Mike Waldo isn't quite ready to ride off into the sunset.
The Edwardsville coach, in his 30th and final season with the Tigers, was honored in a pregame ceremony Friday before his team shaded Belleville East 57-54 in a Southwestern Conference game.
It also was Senior Night, and Waldo, not surprisingly, was more inclined to talk about his players than enjoying the spotlight that irresistibly shined on him.
"First of all, it was Senior Night, and the dancers and the cheerleaders and our guys have really worked hard and done well," Waldo said. "So I really don't think this is the time to talk about old, bald guys. Those kids really deserve to be honored."
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Many former Edwardsville players, including AJ Epenesa, Oliver Stephen, Jason Boyd, Dustin Maguire, Brandon Hogg, Darius Crockrell and Ish Roundtree, were at the game and shared hugs with their former coach as he tried to make his way to the locker room.
Waldo was interested in being with his team after it secured the narrow win, which came when senior RJ Wilson rebounded a missed shot by senior Jack Marinko and scored on a putback while being fouled with 0.7 seconds to play.
After a timeout, Wilson completed the three-point play, and a desperation heave from halfcourt by Lancers senior Clayton Hughes was well short.
"I'm really appreciative that so many old players came back," Waldo said. "But I really don't have my mind on (leaving) right now. Sorry. I'm just going to try to get ready to play O'Fallon or Althoff (in the Class 4A Belleville West Regional)."
Marinko led the Tigers (17-8, 10-4) with 23 points, while senior Caleb Strohmeier had 19.
Junior Jared Adams topped the Lancers (11-16, 2-12) with 15.
East coach Jeff Creek, in his first year after serving as a longtime assistant for the Lancers, credited Waldo for what he's meant to metro-east basketball.
"It's an honor to be a part of this night for Coach Waldo," Creek said. "He's done so much for basketball around here. He's an unbelievable coach. He deserves all the accolades.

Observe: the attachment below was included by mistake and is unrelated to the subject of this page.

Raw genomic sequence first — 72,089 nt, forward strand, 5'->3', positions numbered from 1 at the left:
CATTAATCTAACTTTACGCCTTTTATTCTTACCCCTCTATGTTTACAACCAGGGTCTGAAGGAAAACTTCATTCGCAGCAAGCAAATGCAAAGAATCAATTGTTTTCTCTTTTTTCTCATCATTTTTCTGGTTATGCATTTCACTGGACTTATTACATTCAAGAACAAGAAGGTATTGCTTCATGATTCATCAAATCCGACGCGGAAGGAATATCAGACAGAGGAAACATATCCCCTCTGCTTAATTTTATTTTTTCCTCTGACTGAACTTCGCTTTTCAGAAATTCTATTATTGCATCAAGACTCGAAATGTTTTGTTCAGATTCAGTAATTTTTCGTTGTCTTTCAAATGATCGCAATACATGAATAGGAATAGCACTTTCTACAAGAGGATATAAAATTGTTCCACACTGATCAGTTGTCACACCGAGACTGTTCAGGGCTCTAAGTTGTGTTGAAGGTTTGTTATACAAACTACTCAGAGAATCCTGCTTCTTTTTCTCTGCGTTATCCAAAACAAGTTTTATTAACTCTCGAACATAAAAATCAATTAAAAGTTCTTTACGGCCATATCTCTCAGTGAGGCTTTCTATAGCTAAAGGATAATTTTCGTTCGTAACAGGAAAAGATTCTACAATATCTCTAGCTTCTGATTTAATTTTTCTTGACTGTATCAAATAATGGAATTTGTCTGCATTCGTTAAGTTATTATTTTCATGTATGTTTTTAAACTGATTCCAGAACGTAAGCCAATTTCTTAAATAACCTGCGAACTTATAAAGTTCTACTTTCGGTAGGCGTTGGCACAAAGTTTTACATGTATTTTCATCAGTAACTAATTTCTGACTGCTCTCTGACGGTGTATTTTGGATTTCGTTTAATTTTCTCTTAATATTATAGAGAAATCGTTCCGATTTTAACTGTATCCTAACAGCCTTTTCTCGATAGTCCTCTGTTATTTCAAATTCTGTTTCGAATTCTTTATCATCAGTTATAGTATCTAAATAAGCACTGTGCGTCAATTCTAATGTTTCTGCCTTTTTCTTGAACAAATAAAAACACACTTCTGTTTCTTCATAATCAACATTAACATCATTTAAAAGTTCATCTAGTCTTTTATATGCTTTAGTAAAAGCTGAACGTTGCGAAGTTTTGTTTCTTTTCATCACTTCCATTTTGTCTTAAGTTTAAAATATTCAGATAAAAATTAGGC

"He wins. He's averaging over 20 wins a season. What a lot of people don't know about him is he's the nicest guy in the world. He remembers things that happened eight years ago in one of your underclass games, and he comes and talks to you about it. He's going to be missed around the conference, for sure."
The Lancers made a point to be on the bench when Edwardsville's seniors were introduced, just before Waldo's recognition.
"We wanted to be a part of it," Creek said. "We wanted to be out there when Coach Waldo was honored because I feel like that's the right thing to do, and he deserves everyone to be out there. I congratulated him beforehand; we talked a little bit over on the bench. He's so focused on the game.
"He doesn't want credit, even though he deserves it more than anybody. That just shows how humble of a guy he is."
Waldo said once the game got going, it felt like any other that he's coached.
"Like I said, I'm very appreciative of all my guys coming back — and to Edwardsville," said Waldo, again deflecting attention from himself. "But I'm really not thinking about that right now. Again, I'm an old, bald guy. We've got kids, man, who are doing good. We don't need to be talking about that."
Edwardsville has not named a successor for Waldo, although assistant Dustin Battas is believed to be one of the candidates. Waldo said in a recent interview that he would like to remain in coaching, but his future will be somewhere other than Edwardsville.
"Coach Waldo, I would say, is irreplaceable," said Epenesa, now a defensive end on the University of Iowa football team. "His work ethic and his dedication to helping teams get better in the sport of basketball is unmatched by anybody. There's no one in this area, and I doubt if there's anybody in the state or the country, who is as dedicated as Coach Waldo. It's unbelievable.
"This was a great night, and I hope he remembers this forever."